Equity markets and indices are down over 2% today on worries about what most pundits refer to as the “Greek bailout,” which took its (supposedly) final shape over the weekend, with details to follow from the IMF and other parties. The terms, as currently laid out, are brutal, a fact reflected by the intense street protests in Greece and the government’s loss of union support. The theories and practices underlying them are highly questionable and pitifully anachronistic as well, which make it all the more frustrating.
There’s no doubt that Greece has made some mistakes, that the lack of accurate fiscal disclosures by its previous government was extremely unethical, and that labor market reforms may be in order. But there are humane ways to approach and work through the entire imbroglio. Unfortunately, neither the IMF nor major eurozone countries seem to be giving that much thought. And as Marshall Auerback has pointed out, Germany’s longstanding inflation paranoia has it behaving as if it’s 1921 all over again; when to us, reality appears to be much closer to the deflationary late 1920s and 1930s.
We referred to the Greek plan as pitifully anachronistic because it embodies what we might call gold standard era thinking, when the supply of new money was a function of mining output and demand for gold ownership in the private sector. At the turn of the 20th century, economist Knut Wicksell pointed out the need for a “rational monetary system“, while highlighting intellectual obstacles to it:
It is no exaggeration to say that even to-day many of the most distinguished economists lack any real, logically worked out theory of money, a circumstance which has not, of course, been particularly conducive to the success of modern discussions in this field.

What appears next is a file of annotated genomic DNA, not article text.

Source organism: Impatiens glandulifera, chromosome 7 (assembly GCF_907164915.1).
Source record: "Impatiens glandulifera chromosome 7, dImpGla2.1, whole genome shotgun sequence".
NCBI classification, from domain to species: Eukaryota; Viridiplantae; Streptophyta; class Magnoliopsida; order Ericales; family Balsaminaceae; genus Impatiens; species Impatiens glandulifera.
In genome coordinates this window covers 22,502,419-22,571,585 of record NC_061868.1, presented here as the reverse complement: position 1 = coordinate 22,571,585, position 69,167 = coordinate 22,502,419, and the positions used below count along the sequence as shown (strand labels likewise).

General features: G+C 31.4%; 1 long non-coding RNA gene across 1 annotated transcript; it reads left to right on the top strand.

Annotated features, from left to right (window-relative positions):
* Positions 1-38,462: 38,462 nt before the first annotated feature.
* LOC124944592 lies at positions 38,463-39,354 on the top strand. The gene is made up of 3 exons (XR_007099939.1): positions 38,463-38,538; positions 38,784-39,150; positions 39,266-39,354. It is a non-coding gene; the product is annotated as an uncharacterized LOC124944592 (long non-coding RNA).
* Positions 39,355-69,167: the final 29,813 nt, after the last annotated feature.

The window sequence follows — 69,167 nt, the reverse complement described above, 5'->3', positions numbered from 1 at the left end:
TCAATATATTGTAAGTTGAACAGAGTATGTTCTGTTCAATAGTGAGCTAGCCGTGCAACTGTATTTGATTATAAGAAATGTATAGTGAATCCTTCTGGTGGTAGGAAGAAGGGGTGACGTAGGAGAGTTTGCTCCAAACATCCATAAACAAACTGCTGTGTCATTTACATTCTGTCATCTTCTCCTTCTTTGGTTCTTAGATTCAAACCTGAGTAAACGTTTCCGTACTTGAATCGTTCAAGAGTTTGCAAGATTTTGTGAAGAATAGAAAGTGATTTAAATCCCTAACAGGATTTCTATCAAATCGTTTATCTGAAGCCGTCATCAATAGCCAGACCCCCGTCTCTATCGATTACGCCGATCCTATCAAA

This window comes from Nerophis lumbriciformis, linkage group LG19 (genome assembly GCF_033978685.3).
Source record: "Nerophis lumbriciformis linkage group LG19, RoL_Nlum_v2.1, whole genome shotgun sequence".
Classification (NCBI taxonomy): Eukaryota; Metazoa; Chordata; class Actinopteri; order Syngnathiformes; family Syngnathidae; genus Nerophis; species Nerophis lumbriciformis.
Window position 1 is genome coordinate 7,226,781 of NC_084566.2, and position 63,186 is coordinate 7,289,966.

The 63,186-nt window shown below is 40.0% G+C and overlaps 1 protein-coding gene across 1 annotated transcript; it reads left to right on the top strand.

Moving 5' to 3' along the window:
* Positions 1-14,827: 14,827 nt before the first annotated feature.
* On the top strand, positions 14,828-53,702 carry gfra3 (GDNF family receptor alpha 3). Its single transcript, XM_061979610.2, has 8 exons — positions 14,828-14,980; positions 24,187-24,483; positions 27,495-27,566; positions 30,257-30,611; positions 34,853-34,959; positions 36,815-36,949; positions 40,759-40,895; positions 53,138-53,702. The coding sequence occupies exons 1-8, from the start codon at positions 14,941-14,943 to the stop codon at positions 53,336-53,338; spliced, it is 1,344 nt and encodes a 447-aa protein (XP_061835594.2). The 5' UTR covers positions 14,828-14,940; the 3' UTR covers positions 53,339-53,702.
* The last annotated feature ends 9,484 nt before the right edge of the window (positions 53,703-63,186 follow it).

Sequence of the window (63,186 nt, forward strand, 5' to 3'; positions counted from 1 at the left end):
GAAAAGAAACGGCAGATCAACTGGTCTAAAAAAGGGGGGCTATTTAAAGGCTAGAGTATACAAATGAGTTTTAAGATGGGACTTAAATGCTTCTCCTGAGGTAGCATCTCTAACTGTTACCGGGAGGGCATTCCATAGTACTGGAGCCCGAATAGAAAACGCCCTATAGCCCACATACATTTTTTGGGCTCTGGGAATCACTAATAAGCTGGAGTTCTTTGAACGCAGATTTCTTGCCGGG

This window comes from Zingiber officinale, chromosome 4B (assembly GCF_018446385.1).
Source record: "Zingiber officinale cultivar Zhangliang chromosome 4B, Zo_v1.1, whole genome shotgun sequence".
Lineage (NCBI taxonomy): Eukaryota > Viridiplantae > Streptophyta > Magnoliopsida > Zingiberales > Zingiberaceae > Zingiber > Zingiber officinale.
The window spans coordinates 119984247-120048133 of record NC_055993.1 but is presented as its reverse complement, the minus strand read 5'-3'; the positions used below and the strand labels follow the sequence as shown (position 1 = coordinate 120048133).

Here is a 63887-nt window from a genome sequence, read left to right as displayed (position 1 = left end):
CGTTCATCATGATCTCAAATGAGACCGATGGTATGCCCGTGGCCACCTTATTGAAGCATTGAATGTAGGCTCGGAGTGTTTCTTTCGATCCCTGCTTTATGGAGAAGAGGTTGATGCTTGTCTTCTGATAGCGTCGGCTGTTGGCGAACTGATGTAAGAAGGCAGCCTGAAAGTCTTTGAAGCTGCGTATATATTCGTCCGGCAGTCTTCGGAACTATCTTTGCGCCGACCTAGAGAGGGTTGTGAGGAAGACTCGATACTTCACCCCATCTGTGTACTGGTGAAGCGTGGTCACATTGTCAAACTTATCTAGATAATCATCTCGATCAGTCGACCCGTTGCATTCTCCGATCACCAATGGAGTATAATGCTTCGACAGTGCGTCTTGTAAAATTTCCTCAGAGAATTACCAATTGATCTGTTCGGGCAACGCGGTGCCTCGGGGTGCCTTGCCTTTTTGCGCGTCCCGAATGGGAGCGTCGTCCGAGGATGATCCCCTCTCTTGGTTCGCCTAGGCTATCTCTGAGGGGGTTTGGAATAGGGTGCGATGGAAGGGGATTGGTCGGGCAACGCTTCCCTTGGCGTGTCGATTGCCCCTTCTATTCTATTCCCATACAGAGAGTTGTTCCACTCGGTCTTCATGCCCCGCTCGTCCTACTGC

Wicksell’s sentiments are still relevant today, and (in our view) have been powerfully echoed and expanded upon by proponents of neo-chartalism, also known as Modern Monetary Theory. Bill Mitchell, an occasionally acerbic but ever prolific member of the MMT club, recently posted the following diagram on his website:
The essential point of the diagram is to illuminate that, under a fiat currency system, the government (whether through its treasury or via a quasi-public central bank) is the sole provider of money. And one of the resulting takeaways of this fact is that under certain conditions, fiscal austerity in the public sector will impose significant costs on the private sector. In turn, that will tend to raise the value of money, all else equal, which is the essence of deflation. And as Wicksell pointed out over a hundred years ago, deflation, like inflation, comes at a cost (emphasis added):
…when a rise or fall occurs in the money prices of all, or of most, commodities…[a]djustment can no longer proceed through changes in demand or through a movement of factors of production from one branch of production to another. Its progress is much slower, being accomplished under continual difficulties, and it is never complete; so that a residue, either temporary or permanent, of social maladjustment is always left over.